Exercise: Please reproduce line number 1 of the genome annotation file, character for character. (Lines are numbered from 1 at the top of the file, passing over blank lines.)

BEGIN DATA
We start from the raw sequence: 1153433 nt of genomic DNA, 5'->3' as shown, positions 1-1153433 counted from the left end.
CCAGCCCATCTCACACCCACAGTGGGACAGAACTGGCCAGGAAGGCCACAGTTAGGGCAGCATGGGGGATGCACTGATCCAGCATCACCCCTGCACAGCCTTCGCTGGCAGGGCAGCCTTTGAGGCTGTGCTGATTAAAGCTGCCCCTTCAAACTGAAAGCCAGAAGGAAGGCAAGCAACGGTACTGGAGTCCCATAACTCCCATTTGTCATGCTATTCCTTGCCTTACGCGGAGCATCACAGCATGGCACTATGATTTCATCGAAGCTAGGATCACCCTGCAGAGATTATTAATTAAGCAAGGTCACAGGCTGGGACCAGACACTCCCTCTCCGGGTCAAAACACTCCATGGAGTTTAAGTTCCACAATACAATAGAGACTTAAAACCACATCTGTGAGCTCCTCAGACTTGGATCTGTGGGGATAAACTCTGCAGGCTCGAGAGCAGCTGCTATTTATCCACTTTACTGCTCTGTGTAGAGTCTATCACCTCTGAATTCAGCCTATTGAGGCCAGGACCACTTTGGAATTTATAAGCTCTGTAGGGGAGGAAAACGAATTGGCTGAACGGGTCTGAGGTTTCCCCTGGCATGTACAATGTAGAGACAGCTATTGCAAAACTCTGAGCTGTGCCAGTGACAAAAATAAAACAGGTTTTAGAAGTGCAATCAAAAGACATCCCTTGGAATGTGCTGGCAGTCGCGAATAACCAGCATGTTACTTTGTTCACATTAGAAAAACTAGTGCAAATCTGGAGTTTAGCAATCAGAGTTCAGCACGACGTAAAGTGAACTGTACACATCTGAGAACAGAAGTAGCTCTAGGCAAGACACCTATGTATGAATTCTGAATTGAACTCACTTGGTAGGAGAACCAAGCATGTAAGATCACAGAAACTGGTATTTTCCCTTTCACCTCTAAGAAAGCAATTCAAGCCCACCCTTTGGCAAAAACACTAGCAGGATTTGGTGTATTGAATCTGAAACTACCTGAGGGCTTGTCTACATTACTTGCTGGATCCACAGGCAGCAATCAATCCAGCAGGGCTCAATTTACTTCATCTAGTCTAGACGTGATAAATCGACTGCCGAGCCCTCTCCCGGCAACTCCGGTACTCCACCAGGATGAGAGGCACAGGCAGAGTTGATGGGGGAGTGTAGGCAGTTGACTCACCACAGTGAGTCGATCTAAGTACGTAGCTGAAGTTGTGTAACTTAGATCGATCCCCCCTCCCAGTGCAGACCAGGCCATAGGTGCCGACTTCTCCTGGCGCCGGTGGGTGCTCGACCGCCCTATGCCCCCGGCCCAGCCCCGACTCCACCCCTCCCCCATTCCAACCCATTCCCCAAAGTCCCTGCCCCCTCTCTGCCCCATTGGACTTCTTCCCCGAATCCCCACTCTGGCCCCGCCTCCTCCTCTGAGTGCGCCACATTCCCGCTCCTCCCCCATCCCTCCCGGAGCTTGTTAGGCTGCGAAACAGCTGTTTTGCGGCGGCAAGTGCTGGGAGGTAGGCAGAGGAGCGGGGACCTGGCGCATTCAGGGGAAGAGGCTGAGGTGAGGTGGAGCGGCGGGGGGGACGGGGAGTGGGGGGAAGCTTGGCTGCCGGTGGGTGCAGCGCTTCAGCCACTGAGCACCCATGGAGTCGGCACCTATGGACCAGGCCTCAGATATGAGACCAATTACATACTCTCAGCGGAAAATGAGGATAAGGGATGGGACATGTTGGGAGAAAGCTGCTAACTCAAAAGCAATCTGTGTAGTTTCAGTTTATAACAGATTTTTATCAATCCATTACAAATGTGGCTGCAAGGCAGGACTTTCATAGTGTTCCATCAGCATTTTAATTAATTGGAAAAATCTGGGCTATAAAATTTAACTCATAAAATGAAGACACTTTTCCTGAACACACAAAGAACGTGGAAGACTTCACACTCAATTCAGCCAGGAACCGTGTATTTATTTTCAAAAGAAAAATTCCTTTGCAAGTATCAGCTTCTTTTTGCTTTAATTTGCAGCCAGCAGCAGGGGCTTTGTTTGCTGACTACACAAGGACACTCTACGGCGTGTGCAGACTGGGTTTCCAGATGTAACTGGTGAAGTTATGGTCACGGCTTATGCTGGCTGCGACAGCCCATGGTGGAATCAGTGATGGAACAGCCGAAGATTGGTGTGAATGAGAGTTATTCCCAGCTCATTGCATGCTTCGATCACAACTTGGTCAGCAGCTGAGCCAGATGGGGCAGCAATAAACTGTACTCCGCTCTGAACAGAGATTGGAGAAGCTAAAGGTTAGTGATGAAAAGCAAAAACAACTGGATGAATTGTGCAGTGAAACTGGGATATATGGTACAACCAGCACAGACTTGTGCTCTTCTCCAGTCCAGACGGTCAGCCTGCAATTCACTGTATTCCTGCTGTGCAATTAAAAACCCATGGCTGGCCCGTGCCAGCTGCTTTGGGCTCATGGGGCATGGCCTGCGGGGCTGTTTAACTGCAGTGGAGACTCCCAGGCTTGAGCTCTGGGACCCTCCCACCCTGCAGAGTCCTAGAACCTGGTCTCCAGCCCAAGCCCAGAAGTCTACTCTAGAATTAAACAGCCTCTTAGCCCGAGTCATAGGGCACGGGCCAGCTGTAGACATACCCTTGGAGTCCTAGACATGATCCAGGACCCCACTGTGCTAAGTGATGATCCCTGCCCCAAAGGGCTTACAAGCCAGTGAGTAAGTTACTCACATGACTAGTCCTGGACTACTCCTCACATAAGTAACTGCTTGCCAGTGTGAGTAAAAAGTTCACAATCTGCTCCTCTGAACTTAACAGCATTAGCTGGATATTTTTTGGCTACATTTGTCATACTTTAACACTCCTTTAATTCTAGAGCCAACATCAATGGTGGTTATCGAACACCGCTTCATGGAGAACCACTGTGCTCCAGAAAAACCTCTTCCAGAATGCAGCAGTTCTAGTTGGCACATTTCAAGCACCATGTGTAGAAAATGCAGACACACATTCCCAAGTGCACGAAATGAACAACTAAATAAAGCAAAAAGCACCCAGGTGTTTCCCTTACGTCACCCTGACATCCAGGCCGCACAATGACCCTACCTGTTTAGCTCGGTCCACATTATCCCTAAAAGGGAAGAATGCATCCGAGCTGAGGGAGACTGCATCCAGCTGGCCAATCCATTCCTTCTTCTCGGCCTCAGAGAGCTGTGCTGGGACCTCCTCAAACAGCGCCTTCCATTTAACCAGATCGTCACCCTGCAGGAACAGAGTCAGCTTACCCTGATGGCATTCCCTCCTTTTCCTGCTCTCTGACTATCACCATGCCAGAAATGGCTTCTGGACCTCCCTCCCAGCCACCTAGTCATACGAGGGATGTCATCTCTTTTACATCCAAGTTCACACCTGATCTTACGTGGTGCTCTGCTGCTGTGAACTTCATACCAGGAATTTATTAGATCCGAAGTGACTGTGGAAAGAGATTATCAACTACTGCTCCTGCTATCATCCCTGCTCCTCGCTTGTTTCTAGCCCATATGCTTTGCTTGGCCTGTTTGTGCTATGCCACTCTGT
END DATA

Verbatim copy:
We start from the raw sequence: 1153433 nt of genomic DNA, 5'->3' as shown, positions 1-1153433 counted from the left end.